Q, meant as a general and wide-ranging arts and culture show, has displaced shows like Freestyle and The Arts Tonight on CBC Radio One schedules. This is part of a general restructuring of CBC Radio to assess the fact that the average listener is over the age of 65. CBC Radio, as an organization, is correctly assessing that some things about its networks have run their course – too much of a classical music focus on CBC Radio Two, for instance.
At the same time, the new shows often come at the expense of shows that didn't need to be sacrificed, Brave New Waves being the most notable of the shows that recently went defunct. The questions are: is Q a good show period, and is it better than the shows it replaced, most notably Freestyle and The Arts Tonight?
The second question, at least for me, is answerable. Q is better than Freestyle, the show it's directly replacing. What annoyed me about Freestyle was the format of two hosts making idle chatter and then playing music being flimsy at best. None of the hosts were able to transcend such a bad format. Q has some structure to it – its promise to cover the whole of culture is already being met. Lame title aside, Q knows why it's on the schedules.
As for the first question, the show's a little too uneven to properly gauge at this point. Q is a mixed bag. Pieces have already ranged from the essentially meaningless (an interview with Harry Connick Jr. where Connick shilled his New Orleans tribute CD) to the truly interesting (a piece about the Montreal Museum of Fine Arts' Once upon a Time Walt Disney exhibition).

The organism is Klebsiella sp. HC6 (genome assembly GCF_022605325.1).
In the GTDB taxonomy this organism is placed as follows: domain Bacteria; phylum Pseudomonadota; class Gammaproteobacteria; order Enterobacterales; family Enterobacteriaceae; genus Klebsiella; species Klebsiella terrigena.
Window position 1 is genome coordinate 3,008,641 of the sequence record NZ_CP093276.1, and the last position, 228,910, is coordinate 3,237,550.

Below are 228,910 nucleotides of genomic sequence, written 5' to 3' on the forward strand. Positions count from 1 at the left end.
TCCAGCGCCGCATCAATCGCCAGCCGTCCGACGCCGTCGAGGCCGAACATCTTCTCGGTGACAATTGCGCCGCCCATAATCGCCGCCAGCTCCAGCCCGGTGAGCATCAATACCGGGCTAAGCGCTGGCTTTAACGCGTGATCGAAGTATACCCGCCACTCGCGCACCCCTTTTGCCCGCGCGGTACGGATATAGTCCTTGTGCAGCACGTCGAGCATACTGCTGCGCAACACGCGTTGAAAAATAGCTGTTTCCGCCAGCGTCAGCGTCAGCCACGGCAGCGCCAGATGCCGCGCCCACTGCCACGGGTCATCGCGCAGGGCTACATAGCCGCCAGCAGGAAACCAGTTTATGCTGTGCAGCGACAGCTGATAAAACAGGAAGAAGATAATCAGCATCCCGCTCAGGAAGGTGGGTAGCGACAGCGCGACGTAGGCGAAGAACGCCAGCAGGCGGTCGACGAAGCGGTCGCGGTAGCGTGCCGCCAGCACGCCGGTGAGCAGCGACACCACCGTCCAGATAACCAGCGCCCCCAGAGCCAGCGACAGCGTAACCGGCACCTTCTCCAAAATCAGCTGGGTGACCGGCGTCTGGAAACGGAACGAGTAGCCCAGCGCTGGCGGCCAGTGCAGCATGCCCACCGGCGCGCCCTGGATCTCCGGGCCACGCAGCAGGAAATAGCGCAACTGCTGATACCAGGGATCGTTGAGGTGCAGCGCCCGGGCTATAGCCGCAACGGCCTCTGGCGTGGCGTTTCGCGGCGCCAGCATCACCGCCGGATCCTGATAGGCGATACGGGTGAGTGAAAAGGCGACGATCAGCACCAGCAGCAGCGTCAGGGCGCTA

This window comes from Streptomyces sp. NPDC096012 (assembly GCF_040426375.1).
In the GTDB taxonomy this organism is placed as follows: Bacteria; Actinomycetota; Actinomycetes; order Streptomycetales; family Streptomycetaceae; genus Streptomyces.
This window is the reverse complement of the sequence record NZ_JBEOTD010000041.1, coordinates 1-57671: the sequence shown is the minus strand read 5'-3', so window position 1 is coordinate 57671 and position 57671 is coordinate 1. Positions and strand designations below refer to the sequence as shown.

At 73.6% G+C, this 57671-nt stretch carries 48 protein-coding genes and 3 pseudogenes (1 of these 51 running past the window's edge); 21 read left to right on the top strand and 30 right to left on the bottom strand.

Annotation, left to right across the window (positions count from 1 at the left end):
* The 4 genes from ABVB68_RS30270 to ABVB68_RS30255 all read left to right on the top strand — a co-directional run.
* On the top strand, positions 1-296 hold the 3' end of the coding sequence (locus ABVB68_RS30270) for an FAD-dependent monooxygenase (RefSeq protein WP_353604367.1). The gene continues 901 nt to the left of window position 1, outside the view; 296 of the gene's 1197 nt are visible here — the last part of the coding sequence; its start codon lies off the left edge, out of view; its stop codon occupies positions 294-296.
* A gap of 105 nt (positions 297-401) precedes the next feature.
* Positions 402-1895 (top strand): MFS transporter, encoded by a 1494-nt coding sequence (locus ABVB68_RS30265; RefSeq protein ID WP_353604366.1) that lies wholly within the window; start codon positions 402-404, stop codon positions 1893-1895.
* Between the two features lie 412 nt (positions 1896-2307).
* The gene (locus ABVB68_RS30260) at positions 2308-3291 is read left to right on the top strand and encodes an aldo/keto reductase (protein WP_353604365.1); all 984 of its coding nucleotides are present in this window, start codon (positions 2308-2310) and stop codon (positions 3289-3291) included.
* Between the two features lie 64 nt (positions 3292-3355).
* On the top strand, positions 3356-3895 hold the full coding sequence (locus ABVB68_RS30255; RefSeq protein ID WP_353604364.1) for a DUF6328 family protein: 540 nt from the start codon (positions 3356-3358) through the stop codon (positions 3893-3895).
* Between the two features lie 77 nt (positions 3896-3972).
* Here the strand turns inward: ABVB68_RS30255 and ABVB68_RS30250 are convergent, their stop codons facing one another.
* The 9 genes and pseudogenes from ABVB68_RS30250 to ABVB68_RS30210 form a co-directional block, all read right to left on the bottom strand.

A few pieces came across as spillovers from Definitely Not the Opera – the deconstruction of Beyoncé songs from an "armchair therapist" being one piece best left untouched. Shows like DNTO and Go! are sometimes hard to take due to that sense of humour, and I'd hate to see Q fall into that trap.
Thursday's opening, where host Jian Ghomeshi actually addressed Q's perceived Toronto-centric bias (that's where the show is located, so of course it's going to reflect Toronto culture to a certain extent), gives me hope that bad pieces will be the exception for the show. I love that a CBC Radio show addresses its shortcomings instead of ignores them. It's about damn time!
Speaking of Ghomeshi's hosting style, it's at least credible. As CBC Radio personalities go, he's professional enough. He genuinely seems to enjoy his job and doesn't come across as forcing the pace or being obnoxious like other CBC Radio personalities (Sook-Yin Lee, I'm looking in your direction.) This being CBC Radio One, there's not much deviation from the standard CBC arts show template – contributor's pieces, interviews with Canadian artists, and music. It's the format most shows on CBC Radio use. Hopefully Q will become more diverse in the weeks to come, because two pieces on Loreena McKennitt in five days really isn't that adventurous.
Overall, Q is what I expected it to be – a few mistakes here and there, rough around the edges, and not without dodgy interview subjects (Suzie McNeil from Rock Star: INXS and the Toronto performance of Ben Elton's We Will Rock You, although that interview had good insight into how reality shows actually work). Still, as debuts go, Q shows some promise. It doesn't stray far from the CBC/public radio mandate, but I like that the show has potential to cover territory unfamiliar to CBC Radio and I hope Q exploits that in the near future.
If only Q didn't tell me how many letters are in its name, it'd be set. That tagline is aging faster than Ra's Al Ghul when he stops feeling the effects of the Lazarus Pit.Powered by Sidelines